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BUSINESS
September 13, 2008 | From Times Wire Services
California's navel-orange crop will be 34% smaller this season after higher-than-normal temperatures in May caused fruit to drop from trees prematurely, the U.S. Department of Agriculture said. Growers will pick 32 million boxes of the fruit (1.2 million tons), down from a revised estimate of 48.5 million boxes last season, the USDA said.
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BUSINESS
April 24, 1986
After a three-month absence from the U.S. market, the Soviet Union purchased 200,000 metric tons of corn--about 7.9 million bushels--for delivery through Sept. 30, the Agriculture Department said. Officials said the sales were reported to the USDA by private exporters as required by law. No prices or other details were disclosed.
BUSINESS
February 17, 2006 | From Reuters
A coalition of farmers, consumers and environmental activists Thursday sued the U.S. government over its approval of a biotech alfalfa that critics say will spell havoc for farmers and the environment. Opening another front in the battle over genetically modified crops, the lawsuit contends that the U.S. Department of Agriculture is improperly allowing Monsanto Co.
CALIFORNIA | LOCAL
January 4, 1985 | Associated Press
The Agriculture Department said Thursday that two California poultry companies have been suspended from providing food to the government's school lunch program because of "alleged false representation" that their product met federal specifications. Officials identified the suspended firms as Cal-Pacific Poultry Inc. of Pomona and Beaumont Poultry Inc. of Beaumont. Both companies are under the same management.
OPINION
December 10, 2004
The Dec. 6 editorial, "New Farmer in Chief," ignores key accomplishments at the Department of Agriculture under the leadership of Secretary Ann M. Veneman. Significant food safety enhancements have helped reduce the prevalence of E. coli and salmonella in raw meat and poultry. Veneman put in place new safeguards against bovine spongiform encephalopathy. New forest rules have resulted in the treatment of a record 4 million acres for undergrowth in 2004 and intensified the fight against invasive species, treating 1.1 million acres.
BUSINESS
October 8, 2013 | By David Pierson and Tiffany Hsu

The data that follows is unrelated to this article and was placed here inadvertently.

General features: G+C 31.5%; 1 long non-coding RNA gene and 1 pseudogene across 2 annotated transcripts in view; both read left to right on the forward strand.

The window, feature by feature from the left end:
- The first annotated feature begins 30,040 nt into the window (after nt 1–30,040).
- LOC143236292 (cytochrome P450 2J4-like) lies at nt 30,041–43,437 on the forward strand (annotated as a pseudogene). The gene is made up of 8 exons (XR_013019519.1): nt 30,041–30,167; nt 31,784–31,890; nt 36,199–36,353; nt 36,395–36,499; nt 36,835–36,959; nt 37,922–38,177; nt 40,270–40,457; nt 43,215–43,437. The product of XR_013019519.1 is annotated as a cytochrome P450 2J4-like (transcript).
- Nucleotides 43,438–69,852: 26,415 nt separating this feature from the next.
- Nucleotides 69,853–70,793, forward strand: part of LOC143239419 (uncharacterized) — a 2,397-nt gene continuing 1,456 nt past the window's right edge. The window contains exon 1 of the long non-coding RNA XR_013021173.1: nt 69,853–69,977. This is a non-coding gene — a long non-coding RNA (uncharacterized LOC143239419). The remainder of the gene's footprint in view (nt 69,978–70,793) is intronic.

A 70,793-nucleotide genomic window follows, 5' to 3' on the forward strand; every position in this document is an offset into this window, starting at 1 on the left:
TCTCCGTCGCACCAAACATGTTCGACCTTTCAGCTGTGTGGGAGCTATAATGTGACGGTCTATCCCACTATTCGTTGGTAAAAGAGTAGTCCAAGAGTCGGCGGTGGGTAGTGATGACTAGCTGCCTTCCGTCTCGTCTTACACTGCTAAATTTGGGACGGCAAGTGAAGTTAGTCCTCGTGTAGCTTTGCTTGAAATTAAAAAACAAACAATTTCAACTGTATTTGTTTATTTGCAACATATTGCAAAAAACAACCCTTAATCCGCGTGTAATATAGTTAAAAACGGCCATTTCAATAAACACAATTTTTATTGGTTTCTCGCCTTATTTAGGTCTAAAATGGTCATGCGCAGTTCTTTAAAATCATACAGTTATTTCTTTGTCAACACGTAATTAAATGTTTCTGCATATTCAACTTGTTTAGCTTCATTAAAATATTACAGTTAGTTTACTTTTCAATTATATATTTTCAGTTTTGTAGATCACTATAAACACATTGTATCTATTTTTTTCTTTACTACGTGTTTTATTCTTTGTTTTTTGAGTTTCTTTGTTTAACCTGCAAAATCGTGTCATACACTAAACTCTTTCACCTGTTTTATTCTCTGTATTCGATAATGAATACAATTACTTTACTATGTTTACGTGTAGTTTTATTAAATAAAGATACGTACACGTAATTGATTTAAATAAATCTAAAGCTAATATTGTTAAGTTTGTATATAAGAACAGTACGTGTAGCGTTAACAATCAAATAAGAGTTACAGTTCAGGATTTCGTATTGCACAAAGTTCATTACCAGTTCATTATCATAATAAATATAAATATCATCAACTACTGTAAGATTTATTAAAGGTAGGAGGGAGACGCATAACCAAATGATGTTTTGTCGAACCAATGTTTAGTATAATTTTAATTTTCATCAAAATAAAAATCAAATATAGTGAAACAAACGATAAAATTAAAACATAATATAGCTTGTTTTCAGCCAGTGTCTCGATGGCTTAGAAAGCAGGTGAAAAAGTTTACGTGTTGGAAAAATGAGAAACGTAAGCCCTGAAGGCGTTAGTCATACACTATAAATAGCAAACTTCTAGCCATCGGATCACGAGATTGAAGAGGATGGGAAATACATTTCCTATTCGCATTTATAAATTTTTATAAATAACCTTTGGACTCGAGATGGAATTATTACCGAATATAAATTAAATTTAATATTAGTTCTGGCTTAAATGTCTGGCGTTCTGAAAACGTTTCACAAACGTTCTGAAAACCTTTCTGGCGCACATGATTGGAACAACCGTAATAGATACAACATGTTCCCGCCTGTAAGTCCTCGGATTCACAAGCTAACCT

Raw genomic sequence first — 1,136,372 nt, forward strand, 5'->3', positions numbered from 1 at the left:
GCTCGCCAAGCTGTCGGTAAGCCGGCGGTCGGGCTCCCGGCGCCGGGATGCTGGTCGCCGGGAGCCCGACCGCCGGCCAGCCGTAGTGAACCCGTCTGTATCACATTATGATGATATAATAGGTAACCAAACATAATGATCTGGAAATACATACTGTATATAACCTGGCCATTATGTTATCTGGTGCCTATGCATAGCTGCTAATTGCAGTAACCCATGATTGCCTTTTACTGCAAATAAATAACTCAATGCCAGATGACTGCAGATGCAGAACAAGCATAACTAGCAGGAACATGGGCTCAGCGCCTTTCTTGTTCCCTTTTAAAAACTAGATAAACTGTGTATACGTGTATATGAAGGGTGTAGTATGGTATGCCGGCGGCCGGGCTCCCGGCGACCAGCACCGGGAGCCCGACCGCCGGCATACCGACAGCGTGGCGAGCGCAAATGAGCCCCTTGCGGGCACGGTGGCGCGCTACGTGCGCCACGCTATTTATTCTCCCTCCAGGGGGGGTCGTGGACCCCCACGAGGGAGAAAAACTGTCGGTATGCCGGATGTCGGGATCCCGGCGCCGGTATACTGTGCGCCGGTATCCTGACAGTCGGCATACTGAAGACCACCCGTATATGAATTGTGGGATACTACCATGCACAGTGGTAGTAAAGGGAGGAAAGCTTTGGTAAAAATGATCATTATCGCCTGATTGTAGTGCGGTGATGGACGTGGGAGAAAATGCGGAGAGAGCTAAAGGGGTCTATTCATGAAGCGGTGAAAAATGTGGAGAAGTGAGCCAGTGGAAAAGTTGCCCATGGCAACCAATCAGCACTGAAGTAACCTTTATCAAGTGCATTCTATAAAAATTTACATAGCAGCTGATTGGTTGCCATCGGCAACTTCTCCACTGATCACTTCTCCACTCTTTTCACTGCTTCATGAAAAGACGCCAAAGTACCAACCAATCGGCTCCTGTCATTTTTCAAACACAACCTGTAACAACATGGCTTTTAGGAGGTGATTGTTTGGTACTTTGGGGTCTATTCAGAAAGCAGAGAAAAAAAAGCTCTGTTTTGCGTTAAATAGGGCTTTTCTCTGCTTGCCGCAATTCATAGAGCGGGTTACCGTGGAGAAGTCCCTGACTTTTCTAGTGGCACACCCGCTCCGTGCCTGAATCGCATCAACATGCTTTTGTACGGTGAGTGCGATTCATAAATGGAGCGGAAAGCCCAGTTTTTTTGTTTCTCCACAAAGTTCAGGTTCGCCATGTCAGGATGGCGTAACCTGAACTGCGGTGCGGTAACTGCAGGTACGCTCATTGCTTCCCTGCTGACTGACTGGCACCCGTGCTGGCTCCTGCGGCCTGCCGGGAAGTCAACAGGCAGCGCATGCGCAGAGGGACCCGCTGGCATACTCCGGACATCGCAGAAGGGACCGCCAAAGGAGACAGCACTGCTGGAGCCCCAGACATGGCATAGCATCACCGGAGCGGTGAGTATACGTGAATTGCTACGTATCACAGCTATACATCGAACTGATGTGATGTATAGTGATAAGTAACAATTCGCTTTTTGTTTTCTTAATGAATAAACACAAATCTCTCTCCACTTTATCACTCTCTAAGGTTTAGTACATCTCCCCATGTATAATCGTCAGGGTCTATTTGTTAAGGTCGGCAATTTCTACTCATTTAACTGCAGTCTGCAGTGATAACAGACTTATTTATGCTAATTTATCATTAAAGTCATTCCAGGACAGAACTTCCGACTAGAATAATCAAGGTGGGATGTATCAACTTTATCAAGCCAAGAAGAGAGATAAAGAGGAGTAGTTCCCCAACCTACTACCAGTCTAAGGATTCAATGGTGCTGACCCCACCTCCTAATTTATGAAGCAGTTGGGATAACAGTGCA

A salmonella outbreak in Foster Farms chicken contains several antibiotic-resistant strains that may explain an unusually high rate of hospitalization. The Centers for Disease Control and Prevention said Tuesday that some salmonella strains found in the outbreak were resistant to one or more drugs -- and that 42% of those sickened have been hospitalized. "That's about double the hospitalization rate of a regular salmonella outbreak," said Caroline Smith DeWaal, food safety director for the Center for Science in the Public Interest.
CALIFORNIA | LOCAL
April 3, 2013 | By Darren McQuade, Fox40
A 25-pound feral cat was captured and neutered by a San Joaquin County animal rescue group after a neighbor mistook him for a mountain lion. Residents in the community of Mountain House call the big feline Man Face. “Man Face, yeah that's what we call him,” said neighbor Jimmy Sales. “He is a real mean cat. He beats up all the cats in the neighborhood.” Sales told FOX40 in Sacramento he would not mistake Man Face for a mountain lion but reiterated that the cat is really big. Neighbors are hoping Man Face will calm down after his neutering.
OPINION
March 4, 2008
The U.S. Department of Agriculture just issued the biggest beef recall in history. Not really. It was, in fact, the biggest recall, but not by the USDA, which has no power to recall tainted food. The agency has to prod and push meatpackers to do that. It also won't tell consumers in 49 states that they might have bought some of the 143 million pounds of suspect beef from a Chino slaughterhouse. Only Californians have access to such a list. (Go to the state Department of Public Health website, www.cdph.
NATIONAL
December 13, 2012 | By Andrew Khouri
The federal government is the ultimate master of the roughly 40 cats, many with six toes, that lounge around the Ernest Hemingway Home and Museum in Key West, Fla. A federal appeals court has ruled that the U.S. Department of Agriculture has the power to regulate the cats, agreeing with a district court that the museum is an animal exhibitor and can be regulated under the Animal Welfare Act. The cats, some of them kin of Ernest Hemingway's six-toed...
CALIFORNIA | LOCAL
June 14, 1985
This is in reference to John Kendall's article (May 28), "Southland Meat Industry, Inspections Under Probe." As a trade association representing many meat companies in Southern California, we are concerned that the article gives consumers the incorrect impression that bad meat is being shipped from Los Angeles-area meat plants to supermarkets, butcher shops, and restaurants. We are equally concerned about meat companies that do not adhere to the standards required by law. In the meat business, as has so often been the case, one bad actor spoils the whole show.
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